iBooks Lightbulb Burns Out

I’ve heard from several authors with deals at iBooks that the publishing company, which was run by the late Byron Preiss, has declared bankruptcy and is folding. This puts many upcoming releases in doubt and quite a few authors I know are very worried about the status of the rights to their unpublished books (not to mention if they will ever see the royalties on their past titles for the company). It’s sad news all around.

10 thoughts on “iBooks Lightbulb Burns Out”

  1. I was wondering when they were going to fold. All that I’ve seen of this publishing house in both the new and used book stores, were offerings by Max Allan Collins.
    Two years ago, I bought the excellent “Raymond Chandler’s Phillip Marlowe” that introduced me to Robert Crais and I always wondered if they were going to have more like it coming down the pipeline.
    It seemed like this house never lived up to its potential, or at least up to its marketing potential.

  2. Wasn’t Winterwolf one of those POD operations?
    iBooks published a lot of “name” authors… like Roger Simon, Harry Kemelman, Robert Bloch, Stuart Kaminsky, Loren Estelman…though mostly in reprint editions of older work.

  3. A year and a half ago Kate Stine asked me to write one of my company/publisher profiles for Mystery Scene Magazine of iBooks and interview Robert Preiss. He was impossible to get through to, and when I finally did, we scheduled an interview and I had to cancel and try to reschedule (a bad mistake, and my reasons, in retrospect, probably weren’t all that great, but oh well…). It was impossible to reschedule and the piece never got done. It also apparently ended my relationship with MSM, but we all have to make decisions in our career and I suppose that was one of those situations. Preiss was sure hard to get hold of though. Kate at the time wondered if iBooks was having some problems. The fact they’re only now bailing suggests they had some juice left.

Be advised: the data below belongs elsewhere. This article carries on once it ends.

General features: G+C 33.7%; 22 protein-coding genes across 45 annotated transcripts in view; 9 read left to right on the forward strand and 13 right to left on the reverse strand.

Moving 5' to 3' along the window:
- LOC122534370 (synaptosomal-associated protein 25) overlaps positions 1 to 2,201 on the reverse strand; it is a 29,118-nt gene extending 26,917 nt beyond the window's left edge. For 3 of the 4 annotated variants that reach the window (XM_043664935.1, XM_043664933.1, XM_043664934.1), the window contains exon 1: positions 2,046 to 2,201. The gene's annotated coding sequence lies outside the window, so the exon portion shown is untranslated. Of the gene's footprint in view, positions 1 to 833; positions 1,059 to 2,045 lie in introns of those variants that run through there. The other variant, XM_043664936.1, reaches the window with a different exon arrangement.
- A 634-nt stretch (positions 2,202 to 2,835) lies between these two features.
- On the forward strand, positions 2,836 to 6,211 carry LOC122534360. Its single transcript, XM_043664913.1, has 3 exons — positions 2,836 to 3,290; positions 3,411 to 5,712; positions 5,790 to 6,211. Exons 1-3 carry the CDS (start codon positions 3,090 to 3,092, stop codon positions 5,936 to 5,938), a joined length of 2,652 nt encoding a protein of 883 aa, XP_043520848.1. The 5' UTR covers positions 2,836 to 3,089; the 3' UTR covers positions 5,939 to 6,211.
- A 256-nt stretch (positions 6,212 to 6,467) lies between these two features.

4. …Loren Estelman…
    I probably have half a dozen Amos Walker books from iBooks lying around – very handsome books they are, too.
    BTW, “Philip Marlowe” was a reprint from 1989, with a couple of new stories.

  5. Man, that’s bad news. I just got an e-mail on Tuesday from a Japanese agent inquiring about reprint rights on the Bogart book I did for iBooks. I guess that deal’s down the tubes before it even got started.

  6. I hate to disappoint you, Mr Winter, but a reversion-upon-bankruptcy clause is illegal and doesn’t get you your rights back. Under the automatic stay of the Bankruptcy Code (11 USC § 362), the instant the bankruptcy papers are filed everything becomes the property of the bankruptcy estate, and the bankruptcy estate can only get rid of assets with the Trustee’s specific approval.
    At present, all rights with iBooks are tied up in In re Byron Preiss Visual Productions, Inc., No. 06-10299 (Bankr. S.D.N.Y.) and In re iBooks, Inc., No. 06-10300 (Bankr. S.D.N.Y.). The earliest that any rights can be resolved is on 04 April 2006, when the § 341 meeting of (large) creditors is currently scheduled—but that meeting is often rescheduled.
    What all this means is: Patience, young grasshopper. In the fullness of time the fate of your novel shall become apparent. In the meantime, worry not about past harvests, but about the next harvest.


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